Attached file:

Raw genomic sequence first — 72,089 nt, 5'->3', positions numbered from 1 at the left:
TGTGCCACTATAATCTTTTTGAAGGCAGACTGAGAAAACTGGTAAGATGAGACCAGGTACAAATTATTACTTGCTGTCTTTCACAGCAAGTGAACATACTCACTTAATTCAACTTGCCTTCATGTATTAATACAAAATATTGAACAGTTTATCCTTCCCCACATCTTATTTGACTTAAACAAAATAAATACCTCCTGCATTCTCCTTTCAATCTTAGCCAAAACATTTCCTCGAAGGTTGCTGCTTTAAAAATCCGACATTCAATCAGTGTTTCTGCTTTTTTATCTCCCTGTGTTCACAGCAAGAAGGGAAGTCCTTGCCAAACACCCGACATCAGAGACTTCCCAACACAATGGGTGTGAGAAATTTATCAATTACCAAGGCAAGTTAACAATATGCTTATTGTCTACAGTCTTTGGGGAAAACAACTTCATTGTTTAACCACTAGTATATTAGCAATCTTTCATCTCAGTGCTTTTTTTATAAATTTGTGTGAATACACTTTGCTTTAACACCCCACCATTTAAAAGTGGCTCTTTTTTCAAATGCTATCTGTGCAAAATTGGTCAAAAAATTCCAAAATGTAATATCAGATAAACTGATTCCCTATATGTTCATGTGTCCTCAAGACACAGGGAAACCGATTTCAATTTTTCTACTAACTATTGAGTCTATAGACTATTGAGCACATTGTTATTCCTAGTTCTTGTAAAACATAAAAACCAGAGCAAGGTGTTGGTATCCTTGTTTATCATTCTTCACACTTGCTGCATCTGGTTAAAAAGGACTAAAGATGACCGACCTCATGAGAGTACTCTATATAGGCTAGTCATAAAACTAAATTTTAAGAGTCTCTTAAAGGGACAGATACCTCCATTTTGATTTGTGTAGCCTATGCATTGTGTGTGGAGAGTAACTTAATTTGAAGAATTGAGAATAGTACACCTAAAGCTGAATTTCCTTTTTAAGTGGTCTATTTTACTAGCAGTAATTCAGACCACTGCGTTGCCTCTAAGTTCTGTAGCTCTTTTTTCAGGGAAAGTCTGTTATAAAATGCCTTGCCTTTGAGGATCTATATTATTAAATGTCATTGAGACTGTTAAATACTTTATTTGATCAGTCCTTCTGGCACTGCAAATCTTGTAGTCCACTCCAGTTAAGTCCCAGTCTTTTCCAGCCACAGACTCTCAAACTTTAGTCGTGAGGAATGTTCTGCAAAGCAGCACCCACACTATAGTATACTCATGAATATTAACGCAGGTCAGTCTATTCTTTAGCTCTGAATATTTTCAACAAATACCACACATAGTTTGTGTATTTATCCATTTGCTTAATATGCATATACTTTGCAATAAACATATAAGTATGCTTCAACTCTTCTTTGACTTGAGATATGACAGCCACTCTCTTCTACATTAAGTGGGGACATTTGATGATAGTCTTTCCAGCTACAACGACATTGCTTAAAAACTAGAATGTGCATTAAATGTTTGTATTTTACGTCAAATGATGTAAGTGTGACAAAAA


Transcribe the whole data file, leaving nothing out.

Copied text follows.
Raw genomic sequence first — 72,089 nt, 5'->3', positions numbered from 1 at the left:
TGTGCCACTATAATCTTTTTGAAGGCAGACTGAGAAAACTGGTAAGATGAGACCAGGTACAAATTATTACTTGCTGTCTTTCACAGCAAGTGAACATACTCACTTAATTCAACTTGCCTTCATGTATTAATACAAAATATTGAACAGTTTATCCTTCCCCACATCTTATTTGACTTAAACAAAATAAATACCTCCTGCATTCTCCTTTCAATCTTAGCCAAAACATTTCCTCGAAGGTTGCTGCTTTAAAAATCCGACATTCAATCAGTGTTTCTGCTTTTTTATCTCCCTGTGTTCACAGCAAGAAGGGAAGTCCTTGCCAAACACCCGACATCAGAGACTTCCCAACACAATGGGTGTGAGAAATTTATCAATTACCAAGGCAAGTTAACAATATGCTTATTGTCTACAGTCTTTGGGGAAAACAACTTCATTGTTTAACCACTAGTATATTAGCAATCTTTCATCTCAGTGCTTTTTTTATAAATTTGTGTGAATACACTTTGCTTTAACACCCCACCATTTAAAAGTGGCTCTTTTTTCAAATGCTATCTGTGCAAAATTGGTCAAAAAATTCCAAAATGTAATATCAGATAAACTGATTCCCTATATGTTCATGTGTCCTCAAGACACAGGGAAACCGATTTCAATTTTTCTACTAACTATTGAGTCTATAGACTATTGAGCACATTGTTATTCCTAGTTCTTGTAAAACATAAAAACCAGAGCAAGGTGTTGGTATCCTTGTTTATCATTCTTCACACTTGCTGCATCTGGTTAAAAAGGACTAAAGATGACCGACCTCATGAGAGTACTCTATATAGGCTAGTCATAAAACTAAATTTTAAGAGTCTCTTAAAGGGACAGATACCTCCATTTTGATTTGTGTAGCCTATGCATTGTGTGTGGAGAGTAACTTAATTTGAAGAATTGAGAATAGTACACCTAAAGCTGAATTTCCTTTTTAAGTGGTCTATTTTACTAGCAGTAATTCAGACCACTGCGTTGCCTCTAAGTTCTGTAGCTCTTTTTTCAGGGAAAGTCTGTTATAAAATGCCTTGCCTTTGAGGATCTATATTATTAAATGTCATTGAGACTGTTAAATACTTTATTTGATCAGTCCTTCTGGCACTGCAAATCTTGTAGTCCACTCCAGTTAAGTCCCAGTCTTTTCCAGCCACAGACTCTCAAACTTTAGTCGTGAGGAATGTTCTGCAAAGCAGCACCCACACTATAGTATACTCATGAATATTAACGCAGGTCAGTCTATTCTTTAGCTCTGAATATTTTCAACAAATACCACACATAGTTTGTGTATTTATCCATTTGCTTAATATGCATATACTTTGCAATAAACATATAAGTATGCTTCAACTCTTCTTTGACTTGAGATATGACAGCCACTCTCTTCTACATTAAGTGGGGACATTTGATGATAGTCTTTCCAGCTACAACGACATTGCTTAAAAACTAGAATGTGCATTAAATGTTTGTATTTTACGTCAAATGATGTAAGTGTGACAAAAA